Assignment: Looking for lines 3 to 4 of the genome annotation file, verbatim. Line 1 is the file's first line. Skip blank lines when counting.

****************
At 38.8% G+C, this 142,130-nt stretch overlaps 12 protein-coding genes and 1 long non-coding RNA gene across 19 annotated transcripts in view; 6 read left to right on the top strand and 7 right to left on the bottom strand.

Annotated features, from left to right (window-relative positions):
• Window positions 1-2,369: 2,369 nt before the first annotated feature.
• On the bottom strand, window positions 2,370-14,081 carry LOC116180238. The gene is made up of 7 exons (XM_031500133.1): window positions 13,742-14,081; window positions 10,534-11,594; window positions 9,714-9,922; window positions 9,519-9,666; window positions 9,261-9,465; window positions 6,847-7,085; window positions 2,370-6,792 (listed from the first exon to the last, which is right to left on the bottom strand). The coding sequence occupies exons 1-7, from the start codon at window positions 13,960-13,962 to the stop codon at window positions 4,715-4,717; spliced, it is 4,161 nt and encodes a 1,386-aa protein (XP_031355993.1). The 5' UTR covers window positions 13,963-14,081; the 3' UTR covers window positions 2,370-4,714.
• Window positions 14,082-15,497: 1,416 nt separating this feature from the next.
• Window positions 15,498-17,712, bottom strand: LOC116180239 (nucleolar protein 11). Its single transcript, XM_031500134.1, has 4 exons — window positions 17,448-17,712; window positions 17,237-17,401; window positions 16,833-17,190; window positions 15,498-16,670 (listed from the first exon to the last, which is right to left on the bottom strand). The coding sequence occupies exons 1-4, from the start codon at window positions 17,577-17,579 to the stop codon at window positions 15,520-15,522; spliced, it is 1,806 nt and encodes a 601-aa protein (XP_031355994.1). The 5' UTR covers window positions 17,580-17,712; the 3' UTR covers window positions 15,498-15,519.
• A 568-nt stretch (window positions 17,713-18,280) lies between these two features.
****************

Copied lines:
• Window positions 1-2,369: 2,369 nt before the first annotated feature.
• On the bottom strand, window positions 2,370-14,081 carry LOC116180238. The gene is made up of 7 exons (XM_031500133.1): window positions 13,742-14,081; window positions 10,534-11,594; window positions 9,714-9,922; window positions 9,519-9,666; window positions 9,261-9,465; window positions 6,847-7,085; window positions 2,370-6,792 (listed from the first exon to the last, which is right to left on the bottom strand). The coding sequence occupies exons 1-7, from the start codon at window positions 13,960-13,962 to the stop codon at window positions 4,715-4,717; spliced, it is 4,161 nt and encodes a 1,386-aa protein (XP_031355993.1). The 5' UTR covers window positions 13,963-14,081; the 3' UTR covers window positions 2,370-4,714.